How To Retain More Information
Trading is a skill, and the good news is, unlike a professional athlete you don’t need the pairing of great genetics to be able to perform at the highest level. Success is readily available to anybody who wants it, but only those who take massive action in dedicating time, energy and effort into mastering their craft will earn it. By now you most certainly realize that trading isn’t a get rich quick scheme, so the question is, how long does it take to learn how to trade? Well, that all depends on if you’re actually learning or if you just think that you’re learning.
In the 1960s the NTL Institute developed “The Learning Pyramid” which showed that in most cases 90% of the time that we think we’re learning…we’re actually not. Yes, we may be going through the motions of gathering information, but most of if we are not retaining.
Below is a chart showing how much information we retain, based on the style of learning.
The 2nd stage that a trader goes through in their journey is called the “Conscious Incompetence” stage. This is when we realize that becoming a successful trader actually takes work and we just can’t open up a price chart and wing it. This is also the stage where most traders embark on a quest to find as much information as they can about the markets.
If you’re anything like me, then you’ve spent more time then you’d like to admit reading books, listening to podcasts and watching videos. Yet, when you try to translate that information to your trading, you seem lost. Why is that? It’s because when we take actions such as reading, watching or listening our eyes and ears work faster than our brains. Let me ask you this. Have you ever came across an interesting section in a book that caused you to zone out? Then, before you know it you’ve completed the entire chapter but can’t remember anything aside from the first few pages?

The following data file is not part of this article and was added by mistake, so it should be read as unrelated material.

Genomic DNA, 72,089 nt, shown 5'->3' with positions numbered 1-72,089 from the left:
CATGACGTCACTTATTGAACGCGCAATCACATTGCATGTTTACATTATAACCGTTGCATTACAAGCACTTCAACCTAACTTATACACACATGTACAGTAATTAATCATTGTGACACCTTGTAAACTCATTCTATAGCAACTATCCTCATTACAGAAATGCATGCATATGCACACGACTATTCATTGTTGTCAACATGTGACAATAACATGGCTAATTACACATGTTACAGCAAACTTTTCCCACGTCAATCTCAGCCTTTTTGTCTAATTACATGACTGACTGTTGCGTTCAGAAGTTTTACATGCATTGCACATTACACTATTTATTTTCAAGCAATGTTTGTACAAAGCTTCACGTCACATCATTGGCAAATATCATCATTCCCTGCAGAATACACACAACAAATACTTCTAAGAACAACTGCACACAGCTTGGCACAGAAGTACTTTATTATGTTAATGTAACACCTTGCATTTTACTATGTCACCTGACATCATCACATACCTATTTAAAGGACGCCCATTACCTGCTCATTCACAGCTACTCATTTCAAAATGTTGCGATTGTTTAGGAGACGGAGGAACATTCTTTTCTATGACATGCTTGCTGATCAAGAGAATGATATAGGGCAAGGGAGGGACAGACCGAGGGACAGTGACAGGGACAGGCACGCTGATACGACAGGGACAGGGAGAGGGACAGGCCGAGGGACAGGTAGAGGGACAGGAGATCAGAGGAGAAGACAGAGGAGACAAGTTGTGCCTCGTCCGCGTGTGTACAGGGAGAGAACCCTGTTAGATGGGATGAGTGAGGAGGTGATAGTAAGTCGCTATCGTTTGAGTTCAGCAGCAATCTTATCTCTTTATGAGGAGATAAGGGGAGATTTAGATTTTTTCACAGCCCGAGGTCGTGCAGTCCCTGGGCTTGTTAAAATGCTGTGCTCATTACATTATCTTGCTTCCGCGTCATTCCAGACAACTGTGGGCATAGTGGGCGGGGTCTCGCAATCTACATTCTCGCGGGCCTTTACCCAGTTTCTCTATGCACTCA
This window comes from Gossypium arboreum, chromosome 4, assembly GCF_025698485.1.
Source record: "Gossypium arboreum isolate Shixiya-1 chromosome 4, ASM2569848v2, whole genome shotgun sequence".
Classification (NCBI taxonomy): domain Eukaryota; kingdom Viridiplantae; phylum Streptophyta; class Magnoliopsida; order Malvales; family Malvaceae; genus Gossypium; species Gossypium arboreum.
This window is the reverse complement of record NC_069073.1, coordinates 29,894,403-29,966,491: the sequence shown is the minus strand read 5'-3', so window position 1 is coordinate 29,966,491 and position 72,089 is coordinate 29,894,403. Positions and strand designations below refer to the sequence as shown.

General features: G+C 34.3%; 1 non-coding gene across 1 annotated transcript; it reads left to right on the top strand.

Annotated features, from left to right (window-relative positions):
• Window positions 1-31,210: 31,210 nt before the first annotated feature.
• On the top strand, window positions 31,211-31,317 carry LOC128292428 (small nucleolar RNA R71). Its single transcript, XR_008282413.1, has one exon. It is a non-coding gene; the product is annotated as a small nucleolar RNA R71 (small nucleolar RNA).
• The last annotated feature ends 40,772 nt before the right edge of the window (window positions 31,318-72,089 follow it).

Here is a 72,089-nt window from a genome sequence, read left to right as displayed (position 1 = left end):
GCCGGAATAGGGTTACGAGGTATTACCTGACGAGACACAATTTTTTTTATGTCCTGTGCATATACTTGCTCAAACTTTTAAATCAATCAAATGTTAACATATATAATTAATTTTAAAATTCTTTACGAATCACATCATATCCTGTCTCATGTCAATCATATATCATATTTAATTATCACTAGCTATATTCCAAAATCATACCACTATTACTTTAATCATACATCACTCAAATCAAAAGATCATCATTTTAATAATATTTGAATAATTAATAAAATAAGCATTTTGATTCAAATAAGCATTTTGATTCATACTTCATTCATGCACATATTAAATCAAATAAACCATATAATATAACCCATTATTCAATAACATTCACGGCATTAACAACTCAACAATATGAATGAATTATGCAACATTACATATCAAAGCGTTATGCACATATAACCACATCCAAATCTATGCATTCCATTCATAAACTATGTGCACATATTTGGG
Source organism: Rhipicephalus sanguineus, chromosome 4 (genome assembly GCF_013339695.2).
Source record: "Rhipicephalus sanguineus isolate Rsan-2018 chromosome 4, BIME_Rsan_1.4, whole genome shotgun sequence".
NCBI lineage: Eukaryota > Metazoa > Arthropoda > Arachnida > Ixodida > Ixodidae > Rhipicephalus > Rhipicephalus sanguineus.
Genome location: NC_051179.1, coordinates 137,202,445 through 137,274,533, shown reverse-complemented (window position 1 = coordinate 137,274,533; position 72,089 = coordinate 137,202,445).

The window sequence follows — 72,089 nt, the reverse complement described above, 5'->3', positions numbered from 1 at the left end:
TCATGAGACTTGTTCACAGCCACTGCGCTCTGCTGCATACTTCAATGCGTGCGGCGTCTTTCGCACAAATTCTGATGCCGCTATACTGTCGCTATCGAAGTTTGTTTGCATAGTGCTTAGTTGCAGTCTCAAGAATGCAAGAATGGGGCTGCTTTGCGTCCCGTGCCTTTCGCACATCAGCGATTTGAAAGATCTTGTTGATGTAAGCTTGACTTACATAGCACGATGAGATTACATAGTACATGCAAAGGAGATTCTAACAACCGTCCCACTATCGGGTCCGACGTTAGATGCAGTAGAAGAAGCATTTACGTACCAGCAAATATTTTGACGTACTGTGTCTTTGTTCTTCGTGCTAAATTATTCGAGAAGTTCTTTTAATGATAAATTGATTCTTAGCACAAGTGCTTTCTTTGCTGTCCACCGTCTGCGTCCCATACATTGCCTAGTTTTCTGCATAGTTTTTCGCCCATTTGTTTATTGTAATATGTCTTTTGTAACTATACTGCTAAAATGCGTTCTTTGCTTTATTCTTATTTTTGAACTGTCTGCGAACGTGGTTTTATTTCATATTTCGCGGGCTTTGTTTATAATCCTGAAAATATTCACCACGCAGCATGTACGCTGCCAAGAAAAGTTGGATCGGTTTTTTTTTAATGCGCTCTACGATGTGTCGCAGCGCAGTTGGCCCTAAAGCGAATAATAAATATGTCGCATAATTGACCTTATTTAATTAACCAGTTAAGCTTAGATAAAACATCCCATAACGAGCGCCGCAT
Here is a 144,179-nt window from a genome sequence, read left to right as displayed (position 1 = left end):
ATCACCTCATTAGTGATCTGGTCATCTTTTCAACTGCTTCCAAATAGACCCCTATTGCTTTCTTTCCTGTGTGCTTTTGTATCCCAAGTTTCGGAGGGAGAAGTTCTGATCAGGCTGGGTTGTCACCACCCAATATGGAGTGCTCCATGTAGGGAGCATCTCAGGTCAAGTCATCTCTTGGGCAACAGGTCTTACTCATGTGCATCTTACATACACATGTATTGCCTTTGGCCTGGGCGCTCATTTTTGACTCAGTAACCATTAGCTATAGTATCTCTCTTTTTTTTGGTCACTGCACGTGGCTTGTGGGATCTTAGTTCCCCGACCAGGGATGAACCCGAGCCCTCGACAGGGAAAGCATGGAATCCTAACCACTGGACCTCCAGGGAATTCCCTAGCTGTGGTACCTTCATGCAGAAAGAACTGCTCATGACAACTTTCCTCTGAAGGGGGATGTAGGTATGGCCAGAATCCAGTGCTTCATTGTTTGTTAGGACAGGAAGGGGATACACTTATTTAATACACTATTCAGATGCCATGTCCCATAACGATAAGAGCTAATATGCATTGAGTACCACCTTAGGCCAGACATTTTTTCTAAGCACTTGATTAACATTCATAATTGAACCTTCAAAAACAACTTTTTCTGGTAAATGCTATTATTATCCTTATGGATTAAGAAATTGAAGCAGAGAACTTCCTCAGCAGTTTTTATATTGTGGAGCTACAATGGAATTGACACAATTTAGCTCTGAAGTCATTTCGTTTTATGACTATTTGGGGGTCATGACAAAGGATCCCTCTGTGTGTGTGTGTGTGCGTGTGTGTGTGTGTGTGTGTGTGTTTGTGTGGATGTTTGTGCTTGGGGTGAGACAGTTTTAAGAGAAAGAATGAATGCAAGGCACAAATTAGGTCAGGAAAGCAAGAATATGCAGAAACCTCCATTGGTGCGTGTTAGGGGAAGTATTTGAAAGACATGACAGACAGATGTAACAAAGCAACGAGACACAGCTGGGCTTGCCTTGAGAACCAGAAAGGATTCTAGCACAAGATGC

When the brain comes across new information, it needs to slow down in order to process it. Now although our minds have decided to slow down, guess what hasn’t? The information that we’re paying attention to. Therefore while our minds are taking the time to understand point A, our eyes & ears have already begun listening to points B, C and D. So how do we retain more information? By making mistakes…or by having a healthy fear of making them.
When we take actions such as practicing or teaching we tend to concentrate better because we don’t want to make a mistake. In fact, the only reason I’m proofreading this article right now is because I’m scared to death that I’ll make a mistake and that you’ll judge me forever on it. Anyway, if you’re anything like me, then that mistake eventually comes and when it does our brain has to focus on finding a solution to it. The process of finding this solution is what really allows us to learn because it forces us to interpret the information differently and in a way that makes sense to us versus listening or reading someone else's interpretation of it.
So if you want to improve your skill of retaining information and cut down the time that it takes Learning to Trade, I recommend you follow these three tips
- Take a break each time you come across new information. Yes, literally pause the video or stop reading. Allow yourself time to fully process the information before moving forward.
- After you learn something immediately take action. Start practicing it, or re-write the information down in your own words.
- Have a discussion or teach someone else what you’ve learned. If you don’t have anybody then create a mock presentation and teach it to the mirror or wall. Or even better record yourself so that you can listen to it later.
The main benefit of being a trading coach is that it forces me to find solutions. Each trader I work with learns a little differently and because of that, I must present the information a little differently, forcing me to find solutions. Finding these solutions reinforce the information that I’m attempting to teach and as my students learn, I continue to as well.
For more examples of how to retain more information & cut down your learning curve. Please check out this podcast episode below.
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